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The Abitibi greenstone belt, which straddles the border between Ontario and Quebec in eastern Canada, represents one of the largest and best-preserved Neoarchean greenstone belts in the world. The belt consists of E-trending successions of folded volcanic and sedimentary rocks and intervening domes of intrusive rocks. Submarine volcanism occurred between 2795 and 2695 Ma. Six volcanic assemblages have been defined, recording submarine volcanism during specific periods of time. Komatiite successions within some of these volcanic assemblages are host to magmatic sulfide deposits. However, economically more important are volcanogenic massive sulfide (VMS) deposits, which contain a total of ~775 million tonnes (t) of polymetallic massive sulfides. Approximately half of the endowment is hosted by volcanic rocks of the 2704 to 2695 Ma Blake River assemblage. VMS deposits of this assemblage also account for most of the synvolcanic gold in the Abitibi greenstone belt, totaling over 1,100 t (~35 Moz).

Submarine volcanism was followed by the deposition of large amounts of sedimentary material derived from a shallow marine or subaerial hinterland, created as a result of crustal thickening during an early phase of mountain building at ≤2690 to ≤2685 Ma. Submarine volcanic rocks and the overlying flysch-like sedimentary rocks of the Porcupine assemblage were affected by large-scale folding and thrusting during at least one deformational event prior to 2679 Ma. At this time, a terrestrial unconformity surface developed between the older and already deformed rocks of the Abitibi greenstone belt and molasse-like sedimentary rocks of the Timiskaming assemblage, which were deposited between ≤2679 and ≤2669 Ma. Deposition of the Timiskaming sedimentary rocks occurred in extensional basins and was locally accompanied by predominantly alkaline volcanism and related intrusive activity.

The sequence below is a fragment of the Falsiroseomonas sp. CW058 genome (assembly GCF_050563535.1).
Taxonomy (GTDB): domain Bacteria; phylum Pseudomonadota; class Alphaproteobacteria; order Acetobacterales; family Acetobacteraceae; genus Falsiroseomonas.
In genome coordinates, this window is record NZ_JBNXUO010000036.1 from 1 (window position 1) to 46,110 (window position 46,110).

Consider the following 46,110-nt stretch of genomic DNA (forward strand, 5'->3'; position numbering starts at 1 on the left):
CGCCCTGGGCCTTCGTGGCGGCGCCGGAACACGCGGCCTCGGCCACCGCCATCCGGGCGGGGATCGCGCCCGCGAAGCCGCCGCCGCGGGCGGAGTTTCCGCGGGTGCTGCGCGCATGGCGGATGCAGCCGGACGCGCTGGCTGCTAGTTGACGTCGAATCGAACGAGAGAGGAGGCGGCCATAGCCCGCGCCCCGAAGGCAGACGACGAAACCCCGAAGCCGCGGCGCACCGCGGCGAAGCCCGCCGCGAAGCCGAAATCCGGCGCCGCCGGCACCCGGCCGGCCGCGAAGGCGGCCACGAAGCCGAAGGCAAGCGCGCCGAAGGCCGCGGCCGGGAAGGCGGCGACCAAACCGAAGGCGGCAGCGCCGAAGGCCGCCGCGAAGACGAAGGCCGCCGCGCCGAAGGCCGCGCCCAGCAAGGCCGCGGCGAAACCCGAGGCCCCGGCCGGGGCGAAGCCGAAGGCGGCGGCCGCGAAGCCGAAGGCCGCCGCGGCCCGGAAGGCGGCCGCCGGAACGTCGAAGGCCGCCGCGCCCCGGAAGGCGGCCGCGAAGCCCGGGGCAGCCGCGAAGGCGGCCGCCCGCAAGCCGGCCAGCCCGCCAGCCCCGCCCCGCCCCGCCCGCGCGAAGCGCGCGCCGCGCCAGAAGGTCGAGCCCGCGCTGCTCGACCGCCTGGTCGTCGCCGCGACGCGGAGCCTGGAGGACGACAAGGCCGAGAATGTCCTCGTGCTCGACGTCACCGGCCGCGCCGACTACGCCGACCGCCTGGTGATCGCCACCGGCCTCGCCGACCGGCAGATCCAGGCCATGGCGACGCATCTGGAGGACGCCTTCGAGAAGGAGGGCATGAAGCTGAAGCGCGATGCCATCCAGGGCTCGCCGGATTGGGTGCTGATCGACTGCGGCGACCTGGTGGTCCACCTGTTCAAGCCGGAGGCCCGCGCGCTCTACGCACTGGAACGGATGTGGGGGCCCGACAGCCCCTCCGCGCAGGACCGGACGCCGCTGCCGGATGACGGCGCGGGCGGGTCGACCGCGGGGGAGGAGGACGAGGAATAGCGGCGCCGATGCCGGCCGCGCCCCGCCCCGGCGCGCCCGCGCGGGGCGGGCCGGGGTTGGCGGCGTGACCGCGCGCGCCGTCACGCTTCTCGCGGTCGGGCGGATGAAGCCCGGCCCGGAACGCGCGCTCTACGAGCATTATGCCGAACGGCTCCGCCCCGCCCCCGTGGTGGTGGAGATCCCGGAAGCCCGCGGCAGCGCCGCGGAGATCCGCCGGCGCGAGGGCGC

Crustal shortening and thick-skinned deformation resulted in the structural burial of the molasse-like sedimentary rocks of the Timiskaming assemblage after 2669 Ma. Panels of Timiskaming deposits were preserved in the footwall of these thrusts, which are today represented by major fault zones cutting across the supracrustal rocks of the Abitibi greenstone belt. The structural history of these fault zones is complicated by late-stage strike-slip deformation. The Porcupine-Destor and Larder Lake-Cadillac fault zones of the southern Abitibi greenstone belt as well as second- and third-order splays off these fault zones are host to a number of major orogenic gold deposits. The gold endowment of these deposits exceeds 6,200 t (~200 Moz), making the Abitibi greenstone belt one of the economically most important metamorphic terranes in the world.

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